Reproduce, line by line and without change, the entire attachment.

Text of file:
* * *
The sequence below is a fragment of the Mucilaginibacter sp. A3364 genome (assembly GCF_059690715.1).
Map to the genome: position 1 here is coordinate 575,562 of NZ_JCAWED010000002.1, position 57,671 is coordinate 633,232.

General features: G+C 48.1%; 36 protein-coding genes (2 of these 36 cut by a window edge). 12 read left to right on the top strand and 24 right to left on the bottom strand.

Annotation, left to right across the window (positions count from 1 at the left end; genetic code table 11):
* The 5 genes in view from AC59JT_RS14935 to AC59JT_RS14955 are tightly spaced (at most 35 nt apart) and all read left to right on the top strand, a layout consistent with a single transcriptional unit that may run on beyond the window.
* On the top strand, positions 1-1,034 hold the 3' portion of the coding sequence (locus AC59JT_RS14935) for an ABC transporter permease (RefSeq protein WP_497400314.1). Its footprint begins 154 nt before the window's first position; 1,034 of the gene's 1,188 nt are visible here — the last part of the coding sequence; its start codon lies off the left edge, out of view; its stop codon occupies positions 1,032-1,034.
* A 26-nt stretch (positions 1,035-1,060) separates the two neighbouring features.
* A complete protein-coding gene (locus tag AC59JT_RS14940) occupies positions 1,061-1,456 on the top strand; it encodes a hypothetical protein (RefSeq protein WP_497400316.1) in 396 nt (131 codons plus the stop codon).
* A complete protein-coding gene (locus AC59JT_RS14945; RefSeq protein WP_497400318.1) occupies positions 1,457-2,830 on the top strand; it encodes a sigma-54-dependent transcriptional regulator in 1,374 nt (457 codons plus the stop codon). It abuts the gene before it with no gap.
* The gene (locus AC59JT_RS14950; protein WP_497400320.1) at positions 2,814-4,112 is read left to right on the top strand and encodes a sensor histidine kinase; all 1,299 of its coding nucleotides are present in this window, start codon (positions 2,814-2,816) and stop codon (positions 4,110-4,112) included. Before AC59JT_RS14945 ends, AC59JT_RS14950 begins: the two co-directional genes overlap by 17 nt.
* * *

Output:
The sequence below is a fragment of the Mucilaginibacter sp. A3364 genome (assembly GCF_059690715.1).
Map to the genome: position 1 here is coordinate 575,562 of NZ_JCAWED010000002.1, position 57,671 is coordinate 633,232.

General features: G+C 48.1%; 36 protein-coding genes (2 of these 36 cut by a window edge). 12 read left to right on the top strand and 24 right to left on the bottom strand.

Annotation, left to right across the window (positions count from 1 at the left end; genetic code table 11):
* The 5 genes in view from AC59JT_RS14935 to AC59JT_RS14955 are tightly spaced (at most 35 nt apart) and all read left to right on the top strand, a layout consistent with a single transcriptional unit that may run on beyond the window.
* On the top strand, positions 1-1,034 hold the 3' portion of the coding sequence (locus AC59JT_RS14935) for an ABC transporter permease (RefSeq protein WP_497400314.1). Its footprint begins 154 nt before the window's first position; 1,034 of the gene's 1,188 nt are visible here — the last part of the coding sequence; its start codon lies off the left edge, out of view; its stop codon occupies positions 1,032-1,034.
* A 26-nt stretch (positions 1,035-1,060) separates the two neighbouring features.
* A complete protein-coding gene (locus tag AC59JT_RS14940) occupies positions 1,061-1,456 on the top strand; it encodes a hypothetical protein (RefSeq protein WP_497400316.1) in 396 nt (131 codons plus the stop codon).
* A complete protein-coding gene (locus AC59JT_RS14945; RefSeq protein WP_497400318.1) occupies positions 1,457-2,830 on the top strand; it encodes a sigma-54-dependent transcriptional regulator in 1,374 nt (457 codons plus the stop codon). It abuts the gene before it with no gap.
* The gene (locus AC59JT_RS14950; protein WP_497400320.1) at positions 2,814-4,112 is read left to right on the top strand and encodes a sensor histidine kinase; all 1,299 of its coding nucleotides are present in this window, start codon (positions 2,814-2,816) and stop codon (positions 4,110-4,112) included. Before AC59JT_RS14945 ends, AC59JT_RS14950 begins: the two co-directional genes overlap by 17 nt.